The oldest object spotted is a rare meteorite found in North Africa formed around 4.6 billion years ago on offer at ArtAncient. The beautifully textured forms arranged on a plinth have a surprising contemporary edge. A standout modern work included a 1950 sculpture of a group of emaciated figures by Alberto Giacometti at Landau for $25 million, whose booth boasted some of the finest pieces by Picasso, Miro, and Magritte.
As seen in recent editions of the European Fine Art Fair (TEFAF) and the Paris Biennale, there is a larger focus on jewelry both from contemporary brands such as Van Cleef and Arpels, Chopard, and Moussaieff as well as the artful high jewelers. Of particular note is the Taiwanese Cindy Chao who is showcasing her flower-like emerald earrings among others, and Fabio Salini who crafts his coveted items with unexpected material combinations such as brushed carbon with diamonds.
Walking through the bustling aisles of treasures, it’s apparent that the fair’s formula is successful. “We have even had major museums come to see how we can better showcase antiquities and break down typical display categories,” Hewat-Jaboor said.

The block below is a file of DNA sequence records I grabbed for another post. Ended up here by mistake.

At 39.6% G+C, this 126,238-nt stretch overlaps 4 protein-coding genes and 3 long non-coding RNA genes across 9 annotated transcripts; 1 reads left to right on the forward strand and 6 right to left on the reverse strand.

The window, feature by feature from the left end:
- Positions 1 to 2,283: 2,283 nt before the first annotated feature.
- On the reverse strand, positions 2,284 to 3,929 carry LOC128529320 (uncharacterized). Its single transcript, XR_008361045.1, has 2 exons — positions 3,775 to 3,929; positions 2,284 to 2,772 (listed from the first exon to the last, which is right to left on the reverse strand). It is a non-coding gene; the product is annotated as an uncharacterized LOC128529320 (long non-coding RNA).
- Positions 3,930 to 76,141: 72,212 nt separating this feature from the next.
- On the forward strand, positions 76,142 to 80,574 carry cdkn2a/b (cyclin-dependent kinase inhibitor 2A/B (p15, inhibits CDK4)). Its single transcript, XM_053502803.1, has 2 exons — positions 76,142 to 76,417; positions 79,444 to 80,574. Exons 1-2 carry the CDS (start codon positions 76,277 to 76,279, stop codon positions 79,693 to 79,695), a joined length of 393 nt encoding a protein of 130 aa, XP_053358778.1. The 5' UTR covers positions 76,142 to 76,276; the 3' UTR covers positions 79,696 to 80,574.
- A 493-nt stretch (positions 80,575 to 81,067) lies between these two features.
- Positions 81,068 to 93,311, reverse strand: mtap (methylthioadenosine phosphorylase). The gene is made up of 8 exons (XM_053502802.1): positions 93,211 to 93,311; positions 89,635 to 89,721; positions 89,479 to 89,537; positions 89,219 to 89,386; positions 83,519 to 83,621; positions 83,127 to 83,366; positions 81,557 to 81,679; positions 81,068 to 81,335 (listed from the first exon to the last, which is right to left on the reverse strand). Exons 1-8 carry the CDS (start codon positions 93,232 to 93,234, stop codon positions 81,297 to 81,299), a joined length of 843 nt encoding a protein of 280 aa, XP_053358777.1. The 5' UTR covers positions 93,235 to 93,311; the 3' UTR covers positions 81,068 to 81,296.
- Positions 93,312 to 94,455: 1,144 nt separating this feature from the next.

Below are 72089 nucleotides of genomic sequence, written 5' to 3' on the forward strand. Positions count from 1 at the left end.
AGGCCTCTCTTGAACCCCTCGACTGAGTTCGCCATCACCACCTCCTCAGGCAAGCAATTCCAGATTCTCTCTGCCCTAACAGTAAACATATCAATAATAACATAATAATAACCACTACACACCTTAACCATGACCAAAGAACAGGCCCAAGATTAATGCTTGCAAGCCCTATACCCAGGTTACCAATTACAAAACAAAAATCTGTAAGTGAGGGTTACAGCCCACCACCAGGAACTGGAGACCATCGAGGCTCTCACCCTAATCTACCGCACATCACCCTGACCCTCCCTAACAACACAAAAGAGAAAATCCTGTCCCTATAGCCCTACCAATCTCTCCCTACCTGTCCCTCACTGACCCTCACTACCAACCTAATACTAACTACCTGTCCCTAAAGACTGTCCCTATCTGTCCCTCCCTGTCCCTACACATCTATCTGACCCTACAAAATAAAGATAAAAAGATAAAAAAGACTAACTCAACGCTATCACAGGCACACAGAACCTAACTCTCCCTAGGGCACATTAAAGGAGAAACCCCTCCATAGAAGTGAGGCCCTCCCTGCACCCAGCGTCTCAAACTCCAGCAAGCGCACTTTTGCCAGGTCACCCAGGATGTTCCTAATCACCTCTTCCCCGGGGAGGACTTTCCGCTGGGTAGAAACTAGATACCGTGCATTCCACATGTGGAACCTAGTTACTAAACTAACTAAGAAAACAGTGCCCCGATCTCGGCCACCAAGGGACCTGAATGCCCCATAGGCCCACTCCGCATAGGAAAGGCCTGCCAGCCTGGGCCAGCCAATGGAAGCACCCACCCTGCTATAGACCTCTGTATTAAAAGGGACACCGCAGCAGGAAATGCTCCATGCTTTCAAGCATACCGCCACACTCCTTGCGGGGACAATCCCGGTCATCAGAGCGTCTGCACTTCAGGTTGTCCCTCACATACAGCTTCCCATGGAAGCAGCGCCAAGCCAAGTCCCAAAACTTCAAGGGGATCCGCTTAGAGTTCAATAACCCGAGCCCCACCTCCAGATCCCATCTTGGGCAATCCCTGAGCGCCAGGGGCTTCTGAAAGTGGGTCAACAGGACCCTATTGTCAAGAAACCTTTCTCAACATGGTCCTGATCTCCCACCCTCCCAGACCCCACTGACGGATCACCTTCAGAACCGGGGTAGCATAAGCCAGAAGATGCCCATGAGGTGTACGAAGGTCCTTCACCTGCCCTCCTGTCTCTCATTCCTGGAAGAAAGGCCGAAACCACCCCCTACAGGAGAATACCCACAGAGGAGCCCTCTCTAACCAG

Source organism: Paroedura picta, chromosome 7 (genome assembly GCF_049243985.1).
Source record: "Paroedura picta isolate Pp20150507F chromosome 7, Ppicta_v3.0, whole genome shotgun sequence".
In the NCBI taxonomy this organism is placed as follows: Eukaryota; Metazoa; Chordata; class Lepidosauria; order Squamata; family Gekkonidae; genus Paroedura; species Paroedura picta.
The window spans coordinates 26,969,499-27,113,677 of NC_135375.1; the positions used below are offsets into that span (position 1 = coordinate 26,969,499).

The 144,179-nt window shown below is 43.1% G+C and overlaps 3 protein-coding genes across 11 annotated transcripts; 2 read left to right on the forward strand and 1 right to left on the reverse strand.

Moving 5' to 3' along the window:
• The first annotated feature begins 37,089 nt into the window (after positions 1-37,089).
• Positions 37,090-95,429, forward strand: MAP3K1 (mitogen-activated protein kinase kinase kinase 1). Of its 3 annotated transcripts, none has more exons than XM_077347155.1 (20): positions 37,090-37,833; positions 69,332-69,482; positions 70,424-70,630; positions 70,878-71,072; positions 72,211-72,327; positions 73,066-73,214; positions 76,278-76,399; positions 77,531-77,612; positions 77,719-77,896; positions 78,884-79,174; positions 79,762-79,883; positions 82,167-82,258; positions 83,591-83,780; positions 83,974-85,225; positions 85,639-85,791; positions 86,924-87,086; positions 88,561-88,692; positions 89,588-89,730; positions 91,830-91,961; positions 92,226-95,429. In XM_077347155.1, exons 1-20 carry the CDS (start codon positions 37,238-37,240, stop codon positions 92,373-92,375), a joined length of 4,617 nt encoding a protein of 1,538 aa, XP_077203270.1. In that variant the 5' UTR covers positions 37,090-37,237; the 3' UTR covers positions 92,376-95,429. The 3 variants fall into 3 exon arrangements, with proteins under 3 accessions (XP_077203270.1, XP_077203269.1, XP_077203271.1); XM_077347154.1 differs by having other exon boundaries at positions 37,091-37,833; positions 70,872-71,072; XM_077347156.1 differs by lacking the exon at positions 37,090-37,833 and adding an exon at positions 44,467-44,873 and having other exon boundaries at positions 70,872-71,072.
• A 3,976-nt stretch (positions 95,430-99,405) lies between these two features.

The fair has ambitious plans on the horizon too. It was acquired last November by MCH Group, the parent company of Art Basel, which now holds a 67.5 percent majority stake, and there are developments underway to open in other cities. Managing director of Masterpiece Lucie Kitchener said, “We are committed to maintaining the fair’s unique character, which is both a breadth of objects and a fun experience. We believe you can still have the gravitas without the formality.”
“It’s so exciting to expose people to new things,” said Hewat-Jaboor, summing up the fair’s relevance. “We speed read and we don’t take the time to look anymore. Collecting across genres and periods opens up worlds and opens our eyes to an enormous amount of beauty.”
Masterpiece runs from June 28 through July 4, 2018.